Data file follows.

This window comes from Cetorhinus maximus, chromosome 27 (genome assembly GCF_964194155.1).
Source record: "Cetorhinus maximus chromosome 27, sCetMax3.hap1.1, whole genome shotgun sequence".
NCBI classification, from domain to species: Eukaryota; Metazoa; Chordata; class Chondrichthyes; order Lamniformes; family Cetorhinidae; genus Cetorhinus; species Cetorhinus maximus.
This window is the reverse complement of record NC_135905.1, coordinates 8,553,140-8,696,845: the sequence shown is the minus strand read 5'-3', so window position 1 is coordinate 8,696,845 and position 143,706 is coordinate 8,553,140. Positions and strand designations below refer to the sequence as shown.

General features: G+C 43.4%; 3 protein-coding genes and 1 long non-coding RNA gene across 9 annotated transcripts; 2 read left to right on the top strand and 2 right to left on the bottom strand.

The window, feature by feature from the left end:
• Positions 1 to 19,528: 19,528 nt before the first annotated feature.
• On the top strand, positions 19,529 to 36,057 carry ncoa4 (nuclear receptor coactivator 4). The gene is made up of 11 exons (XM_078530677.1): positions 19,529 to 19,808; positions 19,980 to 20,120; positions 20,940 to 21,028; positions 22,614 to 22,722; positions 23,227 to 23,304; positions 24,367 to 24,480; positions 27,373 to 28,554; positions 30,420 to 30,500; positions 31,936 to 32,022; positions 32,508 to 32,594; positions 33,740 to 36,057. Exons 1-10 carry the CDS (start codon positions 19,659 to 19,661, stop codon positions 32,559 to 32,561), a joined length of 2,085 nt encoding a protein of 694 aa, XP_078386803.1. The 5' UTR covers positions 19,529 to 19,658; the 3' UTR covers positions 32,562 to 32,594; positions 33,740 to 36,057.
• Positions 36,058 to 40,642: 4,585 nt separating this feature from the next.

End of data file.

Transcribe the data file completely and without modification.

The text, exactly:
This window comes from Cetorhinus maximus, chromosome 27 (genome assembly GCF_964194155.1).
Source record: "Cetorhinus maximus chromosome 27, sCetMax3.hap1.1, whole genome shotgun sequence".
NCBI classification, from domain to species: Eukaryota; Metazoa; Chordata; class Chondrichthyes; order Lamniformes; family Cetorhinidae; genus Cetorhinus; species Cetorhinus maximus.
This window is the reverse complement of record NC_135905.1, coordinates 8,553,140-8,696,845: the sequence shown is the minus strand read 5'-3', so window position 1 is coordinate 8,696,845 and position 143,706 is coordinate 8,553,140. Positions and strand designations below refer to the sequence as shown.

General features: G+C 43.4%; 3 protein-coding genes and 1 long non-coding RNA gene across 9 annotated transcripts; 2 read left to right on the top strand and 2 right to left on the bottom strand.

The window, feature by feature from the left end:
• Positions 1 to 19,528: 19,528 nt before the first annotated feature.
• On the top strand, positions 19,529 to 36,057 carry ncoa4 (nuclear receptor coactivator 4). The gene is made up of 11 exons (XM_078530677.1): positions 19,529 to 19,808; positions 19,980 to 20,120; positions 20,940 to 21,028; positions 22,614 to 22,722; positions 23,227 to 23,304; positions 24,367 to 24,480; positions 27,373 to 28,554; positions 30,420 to 30,500; positions 31,936 to 32,022; positions 32,508 to 32,594; positions 33,740 to 36,057. Exons 1-10 carry the CDS (start codon positions 19,659 to 19,661, stop codon positions 32,559 to 32,561), a joined length of 2,085 nt encoding a protein of 694 aa, XP_078386803.1. The 5' UTR covers positions 19,529 to 19,658; the 3' UTR covers positions 32,562 to 32,594; positions 33,740 to 36,057.
• Positions 36,058 to 40,642: 4,585 nt separating this feature from the next.